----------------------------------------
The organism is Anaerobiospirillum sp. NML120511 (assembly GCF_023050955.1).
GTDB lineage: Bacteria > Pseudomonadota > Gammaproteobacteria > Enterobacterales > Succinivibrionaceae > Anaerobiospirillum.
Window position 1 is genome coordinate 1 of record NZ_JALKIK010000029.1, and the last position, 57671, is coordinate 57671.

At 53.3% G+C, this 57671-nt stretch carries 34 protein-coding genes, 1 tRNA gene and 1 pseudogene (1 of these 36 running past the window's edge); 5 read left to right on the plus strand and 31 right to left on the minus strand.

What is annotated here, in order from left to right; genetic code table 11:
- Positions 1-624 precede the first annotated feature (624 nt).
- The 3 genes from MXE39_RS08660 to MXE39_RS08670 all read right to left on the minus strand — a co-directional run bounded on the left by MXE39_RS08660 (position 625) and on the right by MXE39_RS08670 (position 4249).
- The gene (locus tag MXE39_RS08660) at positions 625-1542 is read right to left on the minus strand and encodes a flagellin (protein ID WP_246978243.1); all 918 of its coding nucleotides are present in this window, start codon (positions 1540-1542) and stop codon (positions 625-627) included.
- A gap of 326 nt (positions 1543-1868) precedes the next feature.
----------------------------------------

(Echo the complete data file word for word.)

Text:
The organism is Anaerobiospirillum sp. NML120511 (assembly GCF_023050955.1).
GTDB lineage: Bacteria > Pseudomonadota > Gammaproteobacteria > Enterobacterales > Succinivibrionaceae > Anaerobiospirillum.
Window position 1 is genome coordinate 1 of record NZ_JALKIK010000029.1, and the last position, 57671, is coordinate 57671.

At 53.3% G+C, this 57671-nt stretch carries 34 protein-coding genes, 1 tRNA gene and 1 pseudogene (1 of these 36 running past the window's edge); 5 read left to right on the plus strand and 31 right to left on the minus strand.

What is annotated here, in order from left to right; genetic code table 11:
- Positions 1-624 precede the first annotated feature (624 nt).
- The 3 genes from MXE39_RS08660 to MXE39_RS08670 all read right to left on the minus strand — a co-directional run bounded on the left by MXE39_RS08660 (position 625) and on the right by MXE39_RS08670 (position 4249).
- The gene (locus tag MXE39_RS08660) at positions 625-1542 is read right to left on the minus strand and encodes a flagellin (protein ID WP_246978243.1); all 918 of its coding nucleotides are present in this window, start codon (positions 1540-1542) and stop codon (positions 625-627) included.
- A gap of 326 nt (positions 1543-1868) precedes the next feature.